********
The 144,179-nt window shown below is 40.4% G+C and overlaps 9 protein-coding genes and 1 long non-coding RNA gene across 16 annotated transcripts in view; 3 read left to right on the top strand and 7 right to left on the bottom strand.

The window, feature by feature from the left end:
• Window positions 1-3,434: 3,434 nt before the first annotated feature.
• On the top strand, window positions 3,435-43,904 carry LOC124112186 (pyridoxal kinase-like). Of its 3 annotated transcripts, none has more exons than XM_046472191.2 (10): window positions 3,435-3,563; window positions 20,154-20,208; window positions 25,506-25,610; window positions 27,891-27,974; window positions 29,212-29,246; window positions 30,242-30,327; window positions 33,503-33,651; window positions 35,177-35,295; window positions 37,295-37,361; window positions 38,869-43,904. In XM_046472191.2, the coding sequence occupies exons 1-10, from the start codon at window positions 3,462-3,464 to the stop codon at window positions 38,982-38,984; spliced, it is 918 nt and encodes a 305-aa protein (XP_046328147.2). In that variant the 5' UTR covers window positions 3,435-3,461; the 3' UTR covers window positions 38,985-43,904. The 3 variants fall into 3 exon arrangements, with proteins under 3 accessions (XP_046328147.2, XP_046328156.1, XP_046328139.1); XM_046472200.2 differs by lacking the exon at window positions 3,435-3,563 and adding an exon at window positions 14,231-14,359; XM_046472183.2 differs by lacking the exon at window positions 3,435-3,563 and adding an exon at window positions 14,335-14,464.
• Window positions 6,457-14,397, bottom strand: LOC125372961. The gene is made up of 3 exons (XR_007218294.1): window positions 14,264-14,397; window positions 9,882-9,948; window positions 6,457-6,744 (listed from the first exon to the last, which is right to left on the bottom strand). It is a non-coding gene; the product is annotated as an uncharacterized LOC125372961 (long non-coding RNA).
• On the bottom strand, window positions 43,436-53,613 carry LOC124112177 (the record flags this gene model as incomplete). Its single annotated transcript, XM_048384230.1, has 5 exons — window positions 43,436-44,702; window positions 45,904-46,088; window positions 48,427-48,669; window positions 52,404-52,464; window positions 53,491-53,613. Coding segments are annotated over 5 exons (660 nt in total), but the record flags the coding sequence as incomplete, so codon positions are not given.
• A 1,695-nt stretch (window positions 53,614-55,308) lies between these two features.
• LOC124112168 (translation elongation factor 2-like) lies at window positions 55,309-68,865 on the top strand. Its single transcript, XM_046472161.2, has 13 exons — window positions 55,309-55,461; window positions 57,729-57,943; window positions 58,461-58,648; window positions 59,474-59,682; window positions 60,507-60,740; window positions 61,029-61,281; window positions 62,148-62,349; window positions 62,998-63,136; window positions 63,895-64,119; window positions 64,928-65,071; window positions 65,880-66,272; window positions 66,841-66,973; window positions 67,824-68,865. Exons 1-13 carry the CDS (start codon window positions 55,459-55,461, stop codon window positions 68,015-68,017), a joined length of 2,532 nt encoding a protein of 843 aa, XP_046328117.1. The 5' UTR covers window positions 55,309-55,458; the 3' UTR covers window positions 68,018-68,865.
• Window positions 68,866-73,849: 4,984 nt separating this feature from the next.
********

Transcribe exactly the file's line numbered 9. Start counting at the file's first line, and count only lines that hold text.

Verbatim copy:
• Window positions 68,866-73,849: 4,984 nt separating this feature from the next.